This submission is primarily concerned with privacy online, consumer rights, international developments and diversity of provision. With regard to user privacy, the Settlement is light on safeguards so the Commission is advised to intervene promptly to ensure the protection of fundamental rights and enforcement of EU law. In terms of digital rights management, we call for the Commission to raise the basic ‘floor’ of consumer rights to ensure users are not unduly restricted in performing lawfully permitted activities. In respect of international development and access to knowledge, the Commission should seek to ensure that the service is made available to institutions outside of the US, particularly in developing states, and at appropriately discounted subscription rates. We also recommend that the Commission encourage competition between Google and others in providing digital books, and considers solutions such as compulsory licences.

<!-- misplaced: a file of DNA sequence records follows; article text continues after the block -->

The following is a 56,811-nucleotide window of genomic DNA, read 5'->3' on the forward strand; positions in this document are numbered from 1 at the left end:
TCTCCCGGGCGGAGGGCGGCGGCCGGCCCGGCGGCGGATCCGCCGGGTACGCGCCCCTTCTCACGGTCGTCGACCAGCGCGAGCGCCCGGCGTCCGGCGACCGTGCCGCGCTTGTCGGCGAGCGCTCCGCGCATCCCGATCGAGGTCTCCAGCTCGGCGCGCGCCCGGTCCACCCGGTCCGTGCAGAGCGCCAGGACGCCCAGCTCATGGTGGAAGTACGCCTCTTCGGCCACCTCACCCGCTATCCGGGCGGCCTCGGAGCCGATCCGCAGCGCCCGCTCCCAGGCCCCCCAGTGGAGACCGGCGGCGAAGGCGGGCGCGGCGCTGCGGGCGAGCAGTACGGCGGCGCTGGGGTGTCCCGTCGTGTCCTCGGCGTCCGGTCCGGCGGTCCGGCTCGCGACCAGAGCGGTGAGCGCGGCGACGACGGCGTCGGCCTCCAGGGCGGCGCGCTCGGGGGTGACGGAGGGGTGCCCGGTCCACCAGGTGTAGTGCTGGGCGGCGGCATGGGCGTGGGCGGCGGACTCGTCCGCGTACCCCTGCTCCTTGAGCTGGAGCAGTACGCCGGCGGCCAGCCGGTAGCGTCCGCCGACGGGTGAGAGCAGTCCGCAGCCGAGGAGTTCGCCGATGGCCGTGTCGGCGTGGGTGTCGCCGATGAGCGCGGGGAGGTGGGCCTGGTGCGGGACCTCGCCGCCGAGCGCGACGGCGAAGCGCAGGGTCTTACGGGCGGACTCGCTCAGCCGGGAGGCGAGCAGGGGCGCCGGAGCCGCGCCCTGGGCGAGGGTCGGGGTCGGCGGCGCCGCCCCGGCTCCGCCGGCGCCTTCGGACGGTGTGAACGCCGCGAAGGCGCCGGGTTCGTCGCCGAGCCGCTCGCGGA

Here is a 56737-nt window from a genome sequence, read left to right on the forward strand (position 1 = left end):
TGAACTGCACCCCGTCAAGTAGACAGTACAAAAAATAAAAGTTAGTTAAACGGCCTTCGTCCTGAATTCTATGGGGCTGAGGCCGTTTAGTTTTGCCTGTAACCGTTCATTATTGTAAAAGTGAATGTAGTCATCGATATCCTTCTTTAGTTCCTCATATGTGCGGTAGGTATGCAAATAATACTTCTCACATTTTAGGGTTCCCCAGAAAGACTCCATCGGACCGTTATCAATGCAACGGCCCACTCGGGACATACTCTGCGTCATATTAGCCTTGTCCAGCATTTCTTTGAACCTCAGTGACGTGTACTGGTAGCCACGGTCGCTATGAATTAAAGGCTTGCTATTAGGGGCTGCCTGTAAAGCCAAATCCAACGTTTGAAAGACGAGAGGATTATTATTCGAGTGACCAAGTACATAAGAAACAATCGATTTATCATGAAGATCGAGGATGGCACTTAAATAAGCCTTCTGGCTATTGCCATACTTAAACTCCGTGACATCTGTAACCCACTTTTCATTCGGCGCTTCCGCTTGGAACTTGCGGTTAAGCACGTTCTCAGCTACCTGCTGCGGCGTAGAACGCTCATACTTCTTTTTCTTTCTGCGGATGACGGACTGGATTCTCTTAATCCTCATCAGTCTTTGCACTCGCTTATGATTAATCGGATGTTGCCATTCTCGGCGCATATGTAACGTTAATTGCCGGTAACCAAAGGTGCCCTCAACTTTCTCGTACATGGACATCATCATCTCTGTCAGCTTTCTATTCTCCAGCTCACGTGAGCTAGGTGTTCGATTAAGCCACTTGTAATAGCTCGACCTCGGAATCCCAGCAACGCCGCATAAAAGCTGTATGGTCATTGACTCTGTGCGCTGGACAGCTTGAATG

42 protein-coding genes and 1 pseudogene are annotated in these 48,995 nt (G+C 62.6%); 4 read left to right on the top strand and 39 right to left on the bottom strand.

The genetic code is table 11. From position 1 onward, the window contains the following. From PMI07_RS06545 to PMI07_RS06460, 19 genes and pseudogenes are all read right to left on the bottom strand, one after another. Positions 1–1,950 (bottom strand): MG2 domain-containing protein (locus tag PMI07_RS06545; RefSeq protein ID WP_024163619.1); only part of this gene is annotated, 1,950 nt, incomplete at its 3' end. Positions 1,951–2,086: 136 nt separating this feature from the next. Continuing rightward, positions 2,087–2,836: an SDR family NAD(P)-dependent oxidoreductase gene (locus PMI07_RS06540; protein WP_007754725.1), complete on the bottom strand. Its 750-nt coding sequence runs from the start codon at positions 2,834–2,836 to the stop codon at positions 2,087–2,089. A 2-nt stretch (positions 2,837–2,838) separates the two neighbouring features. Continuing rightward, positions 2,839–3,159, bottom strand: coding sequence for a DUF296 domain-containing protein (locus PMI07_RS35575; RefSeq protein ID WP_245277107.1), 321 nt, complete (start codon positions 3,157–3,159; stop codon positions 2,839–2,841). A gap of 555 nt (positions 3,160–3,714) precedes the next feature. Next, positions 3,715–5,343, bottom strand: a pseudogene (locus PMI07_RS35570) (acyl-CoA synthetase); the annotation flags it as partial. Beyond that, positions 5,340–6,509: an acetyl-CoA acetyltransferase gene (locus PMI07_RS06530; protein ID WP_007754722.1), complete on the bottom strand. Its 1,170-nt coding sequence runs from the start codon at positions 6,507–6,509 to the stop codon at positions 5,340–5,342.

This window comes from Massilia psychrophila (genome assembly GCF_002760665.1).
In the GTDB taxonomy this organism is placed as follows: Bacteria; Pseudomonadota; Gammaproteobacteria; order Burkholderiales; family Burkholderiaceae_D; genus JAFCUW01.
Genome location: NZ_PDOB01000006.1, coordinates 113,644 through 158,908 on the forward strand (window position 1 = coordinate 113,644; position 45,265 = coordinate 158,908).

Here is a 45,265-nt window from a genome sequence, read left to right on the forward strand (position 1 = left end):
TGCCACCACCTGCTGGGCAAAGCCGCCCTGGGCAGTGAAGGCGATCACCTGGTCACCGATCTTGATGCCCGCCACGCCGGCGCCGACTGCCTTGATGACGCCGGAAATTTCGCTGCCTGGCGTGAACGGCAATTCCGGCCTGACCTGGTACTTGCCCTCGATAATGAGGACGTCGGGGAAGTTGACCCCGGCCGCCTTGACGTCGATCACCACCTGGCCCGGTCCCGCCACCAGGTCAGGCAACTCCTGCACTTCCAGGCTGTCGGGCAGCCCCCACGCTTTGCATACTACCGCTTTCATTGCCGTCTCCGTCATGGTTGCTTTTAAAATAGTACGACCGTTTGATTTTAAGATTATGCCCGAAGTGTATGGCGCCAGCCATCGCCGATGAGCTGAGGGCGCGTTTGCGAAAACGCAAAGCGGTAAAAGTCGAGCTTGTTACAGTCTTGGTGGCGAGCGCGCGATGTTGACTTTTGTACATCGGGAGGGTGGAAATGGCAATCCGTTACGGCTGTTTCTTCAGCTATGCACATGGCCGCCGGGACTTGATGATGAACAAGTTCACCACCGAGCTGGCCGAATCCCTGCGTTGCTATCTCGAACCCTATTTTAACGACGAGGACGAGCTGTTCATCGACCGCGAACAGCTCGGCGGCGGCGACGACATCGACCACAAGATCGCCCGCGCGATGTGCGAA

The European Commission will hold a hearing next month on the European response to the proposed settlement in the (US) Google Book Search case. Some very provocative questions have been set out. The summary above, and the full document at this link (PDF) is the response of the UK-based Open Rights Group to the Commission’s call for comments. (Disclosure: I am an ORG supporter, and I contributed to the writing of this document).
For all the information you could ever need on the settlement, see the Public Index, a project led by James Grimmelmann at New York Law School (who has also summarised and responded to the ORG document at his blog)